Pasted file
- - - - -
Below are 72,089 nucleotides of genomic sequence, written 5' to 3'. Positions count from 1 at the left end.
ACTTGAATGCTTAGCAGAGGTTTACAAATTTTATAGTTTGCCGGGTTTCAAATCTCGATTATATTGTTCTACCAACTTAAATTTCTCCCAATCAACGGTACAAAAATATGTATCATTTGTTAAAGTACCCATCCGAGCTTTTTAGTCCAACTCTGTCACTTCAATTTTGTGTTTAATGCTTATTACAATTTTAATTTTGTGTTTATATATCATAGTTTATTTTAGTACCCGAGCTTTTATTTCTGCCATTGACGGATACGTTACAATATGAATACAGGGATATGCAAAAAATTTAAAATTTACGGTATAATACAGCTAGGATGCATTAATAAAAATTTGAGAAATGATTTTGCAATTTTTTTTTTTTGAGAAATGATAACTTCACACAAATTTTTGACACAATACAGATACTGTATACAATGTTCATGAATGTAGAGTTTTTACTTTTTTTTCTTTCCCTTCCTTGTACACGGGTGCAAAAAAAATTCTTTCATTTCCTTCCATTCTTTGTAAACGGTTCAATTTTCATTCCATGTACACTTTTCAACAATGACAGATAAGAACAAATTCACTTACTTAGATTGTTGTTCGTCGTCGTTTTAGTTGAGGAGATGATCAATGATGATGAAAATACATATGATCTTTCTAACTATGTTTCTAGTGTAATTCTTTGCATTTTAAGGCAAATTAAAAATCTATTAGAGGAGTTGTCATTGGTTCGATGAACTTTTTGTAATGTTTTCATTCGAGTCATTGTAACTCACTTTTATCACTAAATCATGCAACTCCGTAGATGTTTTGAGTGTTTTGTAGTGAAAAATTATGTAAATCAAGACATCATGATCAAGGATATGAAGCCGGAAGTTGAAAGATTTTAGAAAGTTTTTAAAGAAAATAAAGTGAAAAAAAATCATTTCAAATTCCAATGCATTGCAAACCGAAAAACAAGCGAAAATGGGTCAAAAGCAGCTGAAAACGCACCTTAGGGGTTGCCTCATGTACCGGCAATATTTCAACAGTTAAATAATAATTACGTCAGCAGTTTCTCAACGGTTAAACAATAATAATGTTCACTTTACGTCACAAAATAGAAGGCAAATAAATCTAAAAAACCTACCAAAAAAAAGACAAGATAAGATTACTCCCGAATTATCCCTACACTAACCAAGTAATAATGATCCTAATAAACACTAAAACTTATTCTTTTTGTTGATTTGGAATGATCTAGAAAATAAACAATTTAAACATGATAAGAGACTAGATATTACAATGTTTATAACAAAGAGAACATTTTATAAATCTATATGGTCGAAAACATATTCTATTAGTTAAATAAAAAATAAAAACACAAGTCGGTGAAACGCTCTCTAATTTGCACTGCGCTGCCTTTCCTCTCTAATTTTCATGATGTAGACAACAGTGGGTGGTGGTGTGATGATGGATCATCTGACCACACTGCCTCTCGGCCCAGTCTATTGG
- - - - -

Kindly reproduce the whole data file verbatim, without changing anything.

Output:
Below are 72,089 nucleotides of genomic sequence, written 5' to 3'. Positions count from 1 at the left end.
ACTTGAATGCTTAGCAGAGGTTTACAAATTTTATAGTTTGCCGGGTTTCAAATCTCGATTATATTGTTCTACCAACTTAAATTTCTCCCAATCAACGGTACAAAAATATGTATCATTTGTTAAAGTACCCATCCGAGCTTTTTAGTCCAACTCTGTCACTTCAATTTTGTGTTTAATGCTTATTACAATTTTAATTTTGTGTTTATATATCATAGTTTATTTTAGTACCCGAGCTTTTATTTCTGCCATTGACGGATACGTTACAATATGAATACAGGGATATGCAAAAAATTTAAAATTTACGGTATAATACAGCTAGGATGCATTAATAAAAATTTGAGAAATGATTTTGCAATTTTTTTTTTTTGAGAAATGATAACTTCACACAAATTTTTGACACAATACAGATACTGTATACAATGTTCATGAATGTAGAGTTTTTACTTTTTTTTCTTTCCCTTCCTTGTACACGGGTGCAAAAAAAATTCTTTCATTTCCTTCCATTCTTTGTAAACGGTTCAATTTTCATTCCATGTACACTTTTCAACAATGACAGATAAGAACAAATTCACTTACTTAGATTGTTGTTCGTCGTCGTTTTAGTTGAGGAGATGATCAATGATGATGAAAATACATATGATCTTTCTAACTATGTTTCTAGTGTAATTCTTTGCATTTTAAGGCAAATTAAAAATCTATTAGAGGAGTTGTCATTGGTTCGATGAACTTTTTGTAATGTTTTCATTCGAGTCATTGTAACTCACTTTTATCACTAAATCATGCAACTCCGTAGATGTTTTGAGTGTTTTGTAGTGAAAAATTATGTAAATCAAGACATCATGATCAAGGATATGAAGCCGGAAGTTGAAAGATTTTAGAAAGTTTTTAAAGAAAATAAAGTGAAAAAAAATCATTTCAAATTCCAATGCATTGCAAACCGAAAAACAAGCGAAAATGGGTCAAAAGCAGCTGAAAACGCACCTTAGGGGTTGCCTCATGTACCGGCAATATTTCAACAGTTAAATAATAATTACGTCAGCAGTTTCTCAACGGTTAAACAATAATAATGTTCACTTTACGTCACAAAATAGAAGGCAAATAAATCTAAAAAACCTACCAAAAAAAAGACAAGATAAGATTACTCCCGAATTATCCCTACACTAACCAAGTAATAATGATCCTAATAAACACTAAAACTTATTCTTTTTGTTGATTTGGAATGATCTAGAAAATAAACAATTTAAACATGATAAGAGACTAGATATTACAATGTTTATAACAAAGAGAACATTTTATAAATCTATATGGTCGAAAACATATTCTATTAGTTAAATAAAAAATAAAAACACAAGTCGGTGAAACGCTCTCTAATTTGCACTGCGCTGCCTTTCCTCTCTAATTTTCATGATGTAGACAACAGTGGGTGGTGGTGTGATGATGGATCATCTGACCACACTGCCTCTCGGCCCAGTCTATTGG